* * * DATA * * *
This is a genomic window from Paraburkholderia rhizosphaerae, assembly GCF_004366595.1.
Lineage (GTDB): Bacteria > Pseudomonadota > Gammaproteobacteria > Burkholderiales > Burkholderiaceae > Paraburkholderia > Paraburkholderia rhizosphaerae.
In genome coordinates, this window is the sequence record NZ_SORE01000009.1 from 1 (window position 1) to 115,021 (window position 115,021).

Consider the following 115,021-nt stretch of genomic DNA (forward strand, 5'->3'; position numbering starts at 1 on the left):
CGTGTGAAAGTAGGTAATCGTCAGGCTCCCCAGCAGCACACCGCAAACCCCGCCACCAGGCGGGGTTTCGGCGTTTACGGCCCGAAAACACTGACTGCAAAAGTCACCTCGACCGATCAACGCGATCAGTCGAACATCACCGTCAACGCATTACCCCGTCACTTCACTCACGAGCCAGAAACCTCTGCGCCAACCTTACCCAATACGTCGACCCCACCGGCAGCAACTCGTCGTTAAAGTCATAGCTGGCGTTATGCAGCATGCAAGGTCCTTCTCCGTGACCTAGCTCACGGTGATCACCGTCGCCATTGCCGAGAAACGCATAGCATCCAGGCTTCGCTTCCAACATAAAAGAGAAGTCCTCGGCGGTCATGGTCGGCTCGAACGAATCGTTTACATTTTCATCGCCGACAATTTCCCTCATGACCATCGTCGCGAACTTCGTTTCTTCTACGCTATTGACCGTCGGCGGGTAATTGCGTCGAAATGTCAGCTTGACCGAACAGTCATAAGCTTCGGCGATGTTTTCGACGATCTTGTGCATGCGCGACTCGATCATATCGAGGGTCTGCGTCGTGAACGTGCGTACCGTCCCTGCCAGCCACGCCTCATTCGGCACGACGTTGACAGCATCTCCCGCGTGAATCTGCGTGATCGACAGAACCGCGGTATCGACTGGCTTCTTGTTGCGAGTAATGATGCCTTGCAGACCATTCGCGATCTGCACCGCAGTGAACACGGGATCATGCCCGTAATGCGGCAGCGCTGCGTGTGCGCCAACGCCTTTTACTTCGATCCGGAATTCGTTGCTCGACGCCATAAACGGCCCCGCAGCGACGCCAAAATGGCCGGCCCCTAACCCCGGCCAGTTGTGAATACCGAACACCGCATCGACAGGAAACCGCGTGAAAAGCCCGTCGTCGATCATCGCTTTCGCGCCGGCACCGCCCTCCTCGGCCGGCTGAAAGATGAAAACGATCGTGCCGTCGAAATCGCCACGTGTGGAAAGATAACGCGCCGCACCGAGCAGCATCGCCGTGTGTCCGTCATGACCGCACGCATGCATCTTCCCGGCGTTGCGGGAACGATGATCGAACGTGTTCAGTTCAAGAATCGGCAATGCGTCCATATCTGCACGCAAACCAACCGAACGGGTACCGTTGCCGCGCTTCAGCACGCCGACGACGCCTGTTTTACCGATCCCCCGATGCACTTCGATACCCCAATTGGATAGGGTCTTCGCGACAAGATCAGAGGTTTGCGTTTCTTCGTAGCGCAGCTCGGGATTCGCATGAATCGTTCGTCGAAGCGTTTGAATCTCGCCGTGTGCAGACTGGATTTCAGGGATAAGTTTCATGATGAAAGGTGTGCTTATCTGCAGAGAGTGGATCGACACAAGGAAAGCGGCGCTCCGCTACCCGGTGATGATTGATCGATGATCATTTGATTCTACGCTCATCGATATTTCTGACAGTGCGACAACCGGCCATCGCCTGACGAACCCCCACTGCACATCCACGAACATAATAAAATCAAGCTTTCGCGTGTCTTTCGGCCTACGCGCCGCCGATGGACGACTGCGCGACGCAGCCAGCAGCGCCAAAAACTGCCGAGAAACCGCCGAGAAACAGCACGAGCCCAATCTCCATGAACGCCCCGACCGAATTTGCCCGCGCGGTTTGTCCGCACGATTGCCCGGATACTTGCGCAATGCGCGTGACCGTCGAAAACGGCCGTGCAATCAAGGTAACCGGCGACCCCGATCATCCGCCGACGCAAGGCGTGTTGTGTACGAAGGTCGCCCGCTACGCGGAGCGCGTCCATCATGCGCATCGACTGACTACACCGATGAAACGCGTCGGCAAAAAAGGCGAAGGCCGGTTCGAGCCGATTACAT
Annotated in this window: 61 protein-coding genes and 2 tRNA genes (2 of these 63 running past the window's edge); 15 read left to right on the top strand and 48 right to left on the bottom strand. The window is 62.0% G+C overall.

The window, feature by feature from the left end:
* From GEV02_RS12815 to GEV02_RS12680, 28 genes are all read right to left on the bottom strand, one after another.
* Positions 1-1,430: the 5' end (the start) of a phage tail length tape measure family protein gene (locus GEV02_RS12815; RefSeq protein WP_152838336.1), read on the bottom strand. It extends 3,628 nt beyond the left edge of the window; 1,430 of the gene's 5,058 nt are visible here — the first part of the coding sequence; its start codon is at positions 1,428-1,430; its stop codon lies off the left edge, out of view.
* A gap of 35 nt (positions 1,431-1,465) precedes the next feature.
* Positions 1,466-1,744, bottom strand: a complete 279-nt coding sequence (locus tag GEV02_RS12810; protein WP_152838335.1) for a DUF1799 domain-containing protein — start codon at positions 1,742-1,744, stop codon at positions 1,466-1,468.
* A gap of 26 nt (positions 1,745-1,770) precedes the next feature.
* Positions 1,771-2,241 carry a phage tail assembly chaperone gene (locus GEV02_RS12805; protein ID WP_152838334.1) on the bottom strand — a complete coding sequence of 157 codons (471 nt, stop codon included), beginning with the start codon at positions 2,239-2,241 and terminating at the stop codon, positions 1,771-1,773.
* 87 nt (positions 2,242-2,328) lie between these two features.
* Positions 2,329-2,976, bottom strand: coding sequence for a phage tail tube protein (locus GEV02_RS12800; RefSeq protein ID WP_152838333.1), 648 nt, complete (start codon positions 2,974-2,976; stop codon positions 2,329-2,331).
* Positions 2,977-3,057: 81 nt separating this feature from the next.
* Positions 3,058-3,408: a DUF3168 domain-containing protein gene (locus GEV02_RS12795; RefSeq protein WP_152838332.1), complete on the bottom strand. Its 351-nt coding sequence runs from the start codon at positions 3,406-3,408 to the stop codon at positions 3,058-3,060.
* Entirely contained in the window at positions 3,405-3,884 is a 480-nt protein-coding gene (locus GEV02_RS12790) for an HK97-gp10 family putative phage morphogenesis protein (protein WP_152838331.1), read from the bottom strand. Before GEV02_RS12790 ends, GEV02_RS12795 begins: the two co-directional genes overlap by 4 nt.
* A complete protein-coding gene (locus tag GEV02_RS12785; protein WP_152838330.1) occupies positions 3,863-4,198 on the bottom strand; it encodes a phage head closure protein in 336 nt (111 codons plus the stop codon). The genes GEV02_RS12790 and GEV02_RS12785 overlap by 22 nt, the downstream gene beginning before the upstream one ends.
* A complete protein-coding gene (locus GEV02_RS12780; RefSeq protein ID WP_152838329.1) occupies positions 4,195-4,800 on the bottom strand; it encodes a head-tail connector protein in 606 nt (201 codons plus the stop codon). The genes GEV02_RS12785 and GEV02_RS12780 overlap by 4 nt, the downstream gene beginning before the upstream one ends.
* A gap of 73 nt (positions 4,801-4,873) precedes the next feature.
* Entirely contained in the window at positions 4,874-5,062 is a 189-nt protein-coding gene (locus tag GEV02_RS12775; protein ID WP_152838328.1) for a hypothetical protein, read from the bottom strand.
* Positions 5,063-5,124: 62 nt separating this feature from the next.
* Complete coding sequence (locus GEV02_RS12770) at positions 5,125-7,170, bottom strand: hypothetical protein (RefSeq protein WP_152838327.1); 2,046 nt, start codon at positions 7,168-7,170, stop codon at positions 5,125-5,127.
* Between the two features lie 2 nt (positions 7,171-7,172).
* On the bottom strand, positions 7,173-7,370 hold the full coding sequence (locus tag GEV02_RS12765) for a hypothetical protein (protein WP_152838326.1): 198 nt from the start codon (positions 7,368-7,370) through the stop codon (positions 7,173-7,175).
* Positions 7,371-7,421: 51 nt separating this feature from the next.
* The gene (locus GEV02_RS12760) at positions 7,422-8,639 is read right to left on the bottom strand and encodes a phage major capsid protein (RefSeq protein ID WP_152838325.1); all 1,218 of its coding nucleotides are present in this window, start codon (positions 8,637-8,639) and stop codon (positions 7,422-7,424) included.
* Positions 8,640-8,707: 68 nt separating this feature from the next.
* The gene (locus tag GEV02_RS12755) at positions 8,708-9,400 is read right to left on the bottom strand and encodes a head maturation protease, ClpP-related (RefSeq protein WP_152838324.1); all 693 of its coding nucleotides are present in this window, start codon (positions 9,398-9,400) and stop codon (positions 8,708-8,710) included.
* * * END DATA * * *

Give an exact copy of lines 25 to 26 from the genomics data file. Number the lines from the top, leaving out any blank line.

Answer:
* Between the two features lie 2 nt (positions 7,171-7,172).
* On the bottom strand, positions 7,173-7,370 hold the full coding sequence (locus tag GEV02_RS12765) for a hypothetical protein (protein WP_152838326.1): 198 nt from the start codon (positions 7,368-7,370) through the stop codon (positions 7,173-7,175).